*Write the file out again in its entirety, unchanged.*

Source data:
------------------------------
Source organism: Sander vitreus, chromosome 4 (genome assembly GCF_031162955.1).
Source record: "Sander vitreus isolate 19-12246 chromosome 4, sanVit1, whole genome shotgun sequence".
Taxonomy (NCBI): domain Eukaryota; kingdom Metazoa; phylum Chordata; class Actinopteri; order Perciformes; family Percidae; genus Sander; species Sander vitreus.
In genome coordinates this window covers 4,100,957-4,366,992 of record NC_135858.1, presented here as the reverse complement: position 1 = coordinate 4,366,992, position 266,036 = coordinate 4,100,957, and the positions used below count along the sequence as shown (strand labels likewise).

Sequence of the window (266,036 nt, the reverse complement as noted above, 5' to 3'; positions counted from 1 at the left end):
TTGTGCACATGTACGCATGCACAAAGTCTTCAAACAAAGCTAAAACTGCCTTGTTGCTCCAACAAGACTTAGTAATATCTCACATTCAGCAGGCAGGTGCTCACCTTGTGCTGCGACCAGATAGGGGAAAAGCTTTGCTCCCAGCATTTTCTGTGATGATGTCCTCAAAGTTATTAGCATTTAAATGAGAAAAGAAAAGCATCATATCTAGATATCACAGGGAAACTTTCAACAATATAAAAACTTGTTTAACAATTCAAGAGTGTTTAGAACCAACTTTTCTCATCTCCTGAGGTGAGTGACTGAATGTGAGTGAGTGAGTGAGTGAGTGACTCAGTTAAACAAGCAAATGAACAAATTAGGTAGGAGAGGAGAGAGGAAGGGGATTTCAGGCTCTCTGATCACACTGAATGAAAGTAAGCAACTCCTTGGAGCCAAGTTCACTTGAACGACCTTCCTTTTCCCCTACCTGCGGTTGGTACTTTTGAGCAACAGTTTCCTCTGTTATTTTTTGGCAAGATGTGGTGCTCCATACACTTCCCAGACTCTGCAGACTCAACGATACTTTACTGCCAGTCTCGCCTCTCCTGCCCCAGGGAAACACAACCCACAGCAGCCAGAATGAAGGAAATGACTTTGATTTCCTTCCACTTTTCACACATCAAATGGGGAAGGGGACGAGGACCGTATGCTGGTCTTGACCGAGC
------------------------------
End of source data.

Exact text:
Source organism: Sander vitreus, chromosome 4 (genome assembly GCF_031162955.1).
Source record: "Sander vitreus isolate 19-12246 chromosome 4, sanVit1, whole genome shotgun sequence".
Taxonomy (NCBI): domain Eukaryota; kingdom Metazoa; phylum Chordata; class Actinopteri; order Perciformes; family Percidae; genus Sander; species Sander vitreus.
In genome coordinates this window covers 4,100,957-4,366,992 of record NC_135858.1, presented here as the reverse complement: position 1 = coordinate 4,366,992, position 266,036 = coordinate 4,100,957, and the positions used below count along the sequence as shown (strand labels likewise).

Sequence of the window (266,036 nt, the reverse complement as noted above, 5' to 3'; positions counted from 1 at the left end):
TTGTGCACATGTACGCATGCACAAAGTCTTCAAACAAAGCTAAAACTGCCTTGTTGCTCCAACAAGACTTAGTAATATCTCACATTCAGCAGGCAGGTGCTCACCTTGTGCTGCGACCAGATAGGGGAAAAGCTTTGCTCCCAGCATTTTCTGTGATGATGTCCTCAAAGTTATTAGCATTTAAATGAGAAAAGAAAAGCATCATATCTAGATATCACAGGGAAACTTTCAACAATATAAAAACTTGTTTAACAATTCAAGAGTGTTTAGAACCAACTTTTCTCATCTCCTGAGGTGAGTGACTGAATGTGAGTGAGTGAGTGAGTGAGTGACTCAGTTAAACAAGCAAATGAACAAATTAGGTAGGAGAGGAGAGAGGAAGGGGATTTCAGGCTCTCTGATCACACTGAATGAAAGTAAGCAACTCCTTGGAGCCAAGTTCACTTGAACGACCTTCCTTTTCCCCTACCTGCGGTTGGTACTTTTGAGCAACAGTTTCCTCTGTTATTTTTTGGCAAGATGTGGTGCTCCATACACTTCCCAGACTCTGCAGACTCAACGATACTTTACTGCCAGTCTCGCCTCTCCTGCCCCAGGGAAACACAACCCACAGCAGCCAGAATGAAGGAAATGACTTTGATTTCCTTCCACTTTTCACACATCAAATGGGGAAGGGGACGAGGACCGTATGCTGGTCTTGACCGAGC